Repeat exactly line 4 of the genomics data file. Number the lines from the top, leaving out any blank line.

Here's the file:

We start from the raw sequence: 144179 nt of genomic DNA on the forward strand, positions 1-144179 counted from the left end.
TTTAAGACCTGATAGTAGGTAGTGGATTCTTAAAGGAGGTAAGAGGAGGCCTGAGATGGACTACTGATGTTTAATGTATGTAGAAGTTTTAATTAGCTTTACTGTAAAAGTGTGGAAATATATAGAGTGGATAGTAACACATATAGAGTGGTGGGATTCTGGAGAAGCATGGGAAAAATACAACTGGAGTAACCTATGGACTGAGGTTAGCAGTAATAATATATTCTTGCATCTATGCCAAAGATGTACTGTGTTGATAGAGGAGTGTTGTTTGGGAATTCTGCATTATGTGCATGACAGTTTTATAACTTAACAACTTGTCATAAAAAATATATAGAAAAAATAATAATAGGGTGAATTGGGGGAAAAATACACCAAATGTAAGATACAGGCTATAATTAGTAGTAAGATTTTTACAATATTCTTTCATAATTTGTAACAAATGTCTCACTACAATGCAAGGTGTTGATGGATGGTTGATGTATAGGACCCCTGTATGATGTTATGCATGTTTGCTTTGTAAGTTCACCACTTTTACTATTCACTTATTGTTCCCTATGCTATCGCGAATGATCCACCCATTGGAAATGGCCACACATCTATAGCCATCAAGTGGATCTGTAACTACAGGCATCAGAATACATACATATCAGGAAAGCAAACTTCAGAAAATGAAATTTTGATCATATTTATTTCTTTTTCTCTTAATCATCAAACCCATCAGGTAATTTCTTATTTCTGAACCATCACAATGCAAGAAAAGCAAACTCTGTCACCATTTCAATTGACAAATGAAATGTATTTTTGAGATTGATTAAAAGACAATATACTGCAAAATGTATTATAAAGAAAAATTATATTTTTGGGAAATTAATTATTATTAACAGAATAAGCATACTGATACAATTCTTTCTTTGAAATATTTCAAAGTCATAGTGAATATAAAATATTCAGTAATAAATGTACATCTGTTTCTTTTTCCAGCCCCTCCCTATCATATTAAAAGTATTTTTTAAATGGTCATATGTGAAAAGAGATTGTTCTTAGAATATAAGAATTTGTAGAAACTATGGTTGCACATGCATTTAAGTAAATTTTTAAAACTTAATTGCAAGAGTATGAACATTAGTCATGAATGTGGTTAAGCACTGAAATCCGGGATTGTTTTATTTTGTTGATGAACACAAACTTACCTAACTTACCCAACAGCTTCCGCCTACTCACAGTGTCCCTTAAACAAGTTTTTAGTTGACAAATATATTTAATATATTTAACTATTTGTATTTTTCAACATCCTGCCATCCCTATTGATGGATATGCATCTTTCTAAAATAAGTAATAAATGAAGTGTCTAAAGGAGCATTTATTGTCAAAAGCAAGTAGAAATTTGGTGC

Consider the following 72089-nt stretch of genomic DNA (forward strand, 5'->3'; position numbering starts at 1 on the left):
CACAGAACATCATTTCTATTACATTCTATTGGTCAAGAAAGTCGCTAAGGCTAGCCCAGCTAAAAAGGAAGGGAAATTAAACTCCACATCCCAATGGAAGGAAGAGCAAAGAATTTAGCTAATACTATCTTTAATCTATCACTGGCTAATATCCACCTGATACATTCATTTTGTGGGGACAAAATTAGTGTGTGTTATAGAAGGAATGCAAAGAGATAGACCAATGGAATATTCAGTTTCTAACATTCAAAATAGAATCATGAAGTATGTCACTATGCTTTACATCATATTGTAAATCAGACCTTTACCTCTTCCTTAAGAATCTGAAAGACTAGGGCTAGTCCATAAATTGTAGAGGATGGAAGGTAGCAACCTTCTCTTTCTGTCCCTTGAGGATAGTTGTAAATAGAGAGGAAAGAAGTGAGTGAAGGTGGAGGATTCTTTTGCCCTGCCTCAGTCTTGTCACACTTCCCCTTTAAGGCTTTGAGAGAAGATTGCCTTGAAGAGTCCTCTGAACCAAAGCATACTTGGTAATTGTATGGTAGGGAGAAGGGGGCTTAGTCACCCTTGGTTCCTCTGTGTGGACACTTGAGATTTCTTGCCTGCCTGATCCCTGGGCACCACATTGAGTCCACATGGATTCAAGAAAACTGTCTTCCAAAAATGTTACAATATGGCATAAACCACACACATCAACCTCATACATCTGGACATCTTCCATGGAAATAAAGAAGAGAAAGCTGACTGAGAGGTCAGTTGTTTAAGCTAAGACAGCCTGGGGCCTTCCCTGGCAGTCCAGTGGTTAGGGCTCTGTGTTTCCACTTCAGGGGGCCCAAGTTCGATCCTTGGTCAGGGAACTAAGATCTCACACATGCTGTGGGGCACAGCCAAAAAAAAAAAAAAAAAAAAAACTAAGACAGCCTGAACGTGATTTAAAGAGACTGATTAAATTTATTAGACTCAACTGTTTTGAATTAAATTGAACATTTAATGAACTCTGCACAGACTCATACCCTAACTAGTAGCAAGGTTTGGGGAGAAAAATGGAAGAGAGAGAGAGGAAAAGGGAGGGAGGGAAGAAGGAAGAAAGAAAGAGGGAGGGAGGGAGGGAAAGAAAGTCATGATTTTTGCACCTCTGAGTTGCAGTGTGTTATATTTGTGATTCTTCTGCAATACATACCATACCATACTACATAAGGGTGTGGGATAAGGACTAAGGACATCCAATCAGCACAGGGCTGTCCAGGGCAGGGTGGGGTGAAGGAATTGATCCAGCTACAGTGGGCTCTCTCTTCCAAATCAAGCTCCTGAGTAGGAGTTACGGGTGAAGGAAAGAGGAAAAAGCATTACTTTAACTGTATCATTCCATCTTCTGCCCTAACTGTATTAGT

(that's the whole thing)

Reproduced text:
CACAGAACATCATTTCTATTACATTCTATTGGTCAAGAAAGTCGCTAAGGCTAGCCCAGCTAAAAAGGAAGGGAAATTAAACTCCACATCCCAATGGAAGGAAGAGCAAAGAATTTAGCTAATACTATCTTTAATCTATCACTGGCTAATATCCACCTGATACATTCATTTTGTGGGGACAAAATTAGTGTGTGTTATAGAAGGAATGCAAAGAGATAGACCAATGGAATATTCAGTTTCTAACATTCAAAATAGAATCATGAAGTATGTCACTATGCTTTACATCATATTGTAAATCAGACCTTTACCTCTTCCTTAAGAATCTGAAAGACTAGGGCTAGTCCATAAATTGTAGAGGATGGAAGGTAGCAACCTTCTCTTTCTGTCCCTTGAGGATAGTTGTAAATAGAGAGGAAAGAAGTGAGTGAAGGTGGAGGATTCTTTTGCCCTGCCTCAGTCTTGTCACACTTCCCCTTTAAGGCTTTGAGAGAAGATTGCCTTGAAGAGTCCTCTGAACCAAAGCATACTTGGTAATTGTATGGTAGGGAGAAGGGGGCTTAGTCACCCTTGGTTCCTCTGTGTGGACACTTGAGATTTCTTGCCTGCCTGATCCCTGGGCACCACATTGAGTCCACATGGATTCAAGAAAACTGTCTTCCAAAAATGTTACAATATGGCATAAACCACACACATCAACCTCATACATCTGGACATCTTCCATGGAAATAAAGAAGAGAAAGCTGACTGAGAGGTCAGTTGTTTAAGCTAAGACAGCCTGGGGCCTTCCCTGGCAGTCCAGTGGTTAGGGCTCTGTGTTTCCACTTCAGGGGGCCCAAGTTCGATCCTTGGTCAGGGAACTAAGATCTCACACATGCTGTGGGGCACAGCCAAAAAAAAAAAAAAAAAAAAAACTAAGACAGCCTGAACGTGATTTAAAGAGACTGATTAAATTTATTAGACTCAACTGTTTTGAATTAAATTGAACATTTAATGAACTCTGCACAGACTCATACCCTAACTAGTAGCAAGGTTTGGGGAGAAAAATGGAAGAGAGAGAGAGGAAAAGGGAGGGAGGGAAGAAGGAAGAAAGAAAGAGGGAGGGAGGGAGGGAAAGAAAGTCATGATTTTTGCACCTCTGAGTTGCAGTGTGTTATATTTGTGATTCTTCTGCAATACATACCATACCATACTACATAAGGGTGTGGGATAAGGACTAAGGACATCCAATCAGCACAGGGCTGTCCAGGGCAGGGTGGGGTGAAGGAATTGATCCAGCTACAGTGGGCTCTCTCTTCCAAATCAAGCTCCTGAGTAGGAGTTACGGGTGAAGGAAAGAGGAAAAAGCATTACTTTAACTGTATCATTCCATCTTCTGCCCTAACTGTATTAGT